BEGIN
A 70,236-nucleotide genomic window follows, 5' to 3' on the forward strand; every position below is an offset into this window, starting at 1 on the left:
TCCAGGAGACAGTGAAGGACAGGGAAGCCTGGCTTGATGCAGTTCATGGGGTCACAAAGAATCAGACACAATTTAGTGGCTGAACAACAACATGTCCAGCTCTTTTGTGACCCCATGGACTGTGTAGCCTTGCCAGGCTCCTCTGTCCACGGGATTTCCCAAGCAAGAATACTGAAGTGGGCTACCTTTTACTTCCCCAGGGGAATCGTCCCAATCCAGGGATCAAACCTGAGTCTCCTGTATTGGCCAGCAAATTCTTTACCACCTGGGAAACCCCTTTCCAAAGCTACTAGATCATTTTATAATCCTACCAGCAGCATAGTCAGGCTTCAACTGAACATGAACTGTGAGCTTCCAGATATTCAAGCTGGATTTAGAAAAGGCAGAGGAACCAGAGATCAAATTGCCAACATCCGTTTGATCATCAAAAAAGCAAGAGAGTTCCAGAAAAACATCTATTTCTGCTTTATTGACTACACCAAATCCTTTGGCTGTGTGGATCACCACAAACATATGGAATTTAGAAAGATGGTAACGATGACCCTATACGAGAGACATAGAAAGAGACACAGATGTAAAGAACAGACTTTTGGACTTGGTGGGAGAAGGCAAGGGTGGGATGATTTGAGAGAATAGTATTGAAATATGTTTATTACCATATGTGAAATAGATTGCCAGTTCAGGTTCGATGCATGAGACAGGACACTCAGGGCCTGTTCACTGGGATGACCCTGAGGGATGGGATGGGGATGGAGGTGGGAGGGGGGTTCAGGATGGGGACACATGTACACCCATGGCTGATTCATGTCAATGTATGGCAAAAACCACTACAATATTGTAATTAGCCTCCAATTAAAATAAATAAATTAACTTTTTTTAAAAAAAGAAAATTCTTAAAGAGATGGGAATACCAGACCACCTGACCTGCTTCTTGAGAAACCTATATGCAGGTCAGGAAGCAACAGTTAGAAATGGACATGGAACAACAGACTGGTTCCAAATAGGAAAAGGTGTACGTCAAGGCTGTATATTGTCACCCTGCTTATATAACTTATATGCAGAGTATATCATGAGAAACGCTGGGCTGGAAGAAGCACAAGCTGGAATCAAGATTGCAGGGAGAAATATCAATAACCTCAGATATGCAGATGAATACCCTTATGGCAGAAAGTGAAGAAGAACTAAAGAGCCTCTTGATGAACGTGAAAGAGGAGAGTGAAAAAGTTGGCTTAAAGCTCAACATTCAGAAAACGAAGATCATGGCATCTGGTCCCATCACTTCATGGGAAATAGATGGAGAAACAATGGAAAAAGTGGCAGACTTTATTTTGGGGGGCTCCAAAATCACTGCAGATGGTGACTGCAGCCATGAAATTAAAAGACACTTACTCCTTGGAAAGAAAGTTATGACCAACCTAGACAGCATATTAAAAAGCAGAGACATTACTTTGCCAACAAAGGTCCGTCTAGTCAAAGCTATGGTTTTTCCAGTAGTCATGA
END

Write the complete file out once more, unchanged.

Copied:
A 70,236-nucleotide genomic window follows, 5' to 3' on the forward strand; every position below is an offset into this window, starting at 1 on the left:
TCCAGGAGACAGTGAAGGACAGGGAAGCCTGGCTTGATGCAGTTCATGGGGTCACAAAGAATCAGACACAATTTAGTGGCTGAACAACAACATGTCCAGCTCTTTTGTGACCCCATGGACTGTGTAGCCTTGCCAGGCTCCTCTGTCCACGGGATTTCCCAAGCAAGAATACTGAAGTGGGCTACCTTTTACTTCCCCAGGGGAATCGTCCCAATCCAGGGATCAAACCTGAGTCTCCTGTATTGGCCAGCAAATTCTTTACCACCTGGGAAACCCCTTTCCAAAGCTACTAGATCATTTTATAATCCTACCAGCAGCATAGTCAGGCTTCAACTGAACATGAACTGTGAGCTTCCAGATATTCAAGCTGGATTTAGAAAAGGCAGAGGAACCAGAGATCAAATTGCCAACATCCGTTTGATCATCAAAAAAGCAAGAGAGTTCCAGAAAAACATCTATTTCTGCTTTATTGACTACACCAAATCCTTTGGCTGTGTGGATCACCACAAACATATGGAATTTAGAAAGATGGTAACGATGACCCTATACGAGAGACATAGAAAGAGACACAGATGTAAAGAACAGACTTTTGGACTTGGTGGGAGAAGGCAAGGGTGGGATGATTTGAGAGAATAGTATTGAAATATGTTTATTACCATATGTGAAATAGATTGCCAGTTCAGGTTCGATGCATGAGACAGGACACTCAGGGCCTGTTCACTGGGATGACCCTGAGGGATGGGATGGGGATGGAGGTGGGAGGGGGGTTCAGGATGGGGACACATGTACACCCATGGCTGATTCATGTCAATGTATGGCAAAAACCACTACAATATTGTAATTAGCCTCCAATTAAAATAAATAAATTAACTTTTTTTAAAAAAAGAAAATTCTTAAAGAGATGGGAATACCAGACCACCTGACCTGCTTCTTGAGAAACCTATATGCAGGTCAGGAAGCAACAGTTAGAAATGGACATGGAACAACAGACTGGTTCCAAATAGGAAAAGGTGTACGTCAAGGCTGTATATTGTCACCCTGCTTATATAACTTATATGCAGAGTATATCATGAGAAACGCTGGGCTGGAAGAAGCACAAGCTGGAATCAAGATTGCAGGGAGAAATATCAATAACCTCAGATATGCAGATGAATACCCTTATGGCAGAAAGTGAAGAAGAACTAAAGAGCCTCTTGATGAACGTGAAAGAGGAGAGTGAAAAAGTTGGCTTAAAGCTCAACATTCAGAAAACGAAGATCATGGCATCTGGTCCCATCACTTCATGGGAAATAGATGGAGAAACAATGGAAAAAGTGGCAGACTTTATTTTGGGGGGCTCCAAAATCACTGCAGATGGTGACTGCAGCCATGAAATTAAAAGACACTTACTCCTTGGAAAGAAAGTTATGACCAACCTAGACAGCATATTAAAAAGCAGAGACATTACTTTGCCAACAAAGGTCCGTCTAGTCAAAGCTATGGTTTTTCCAGTAGTCATGA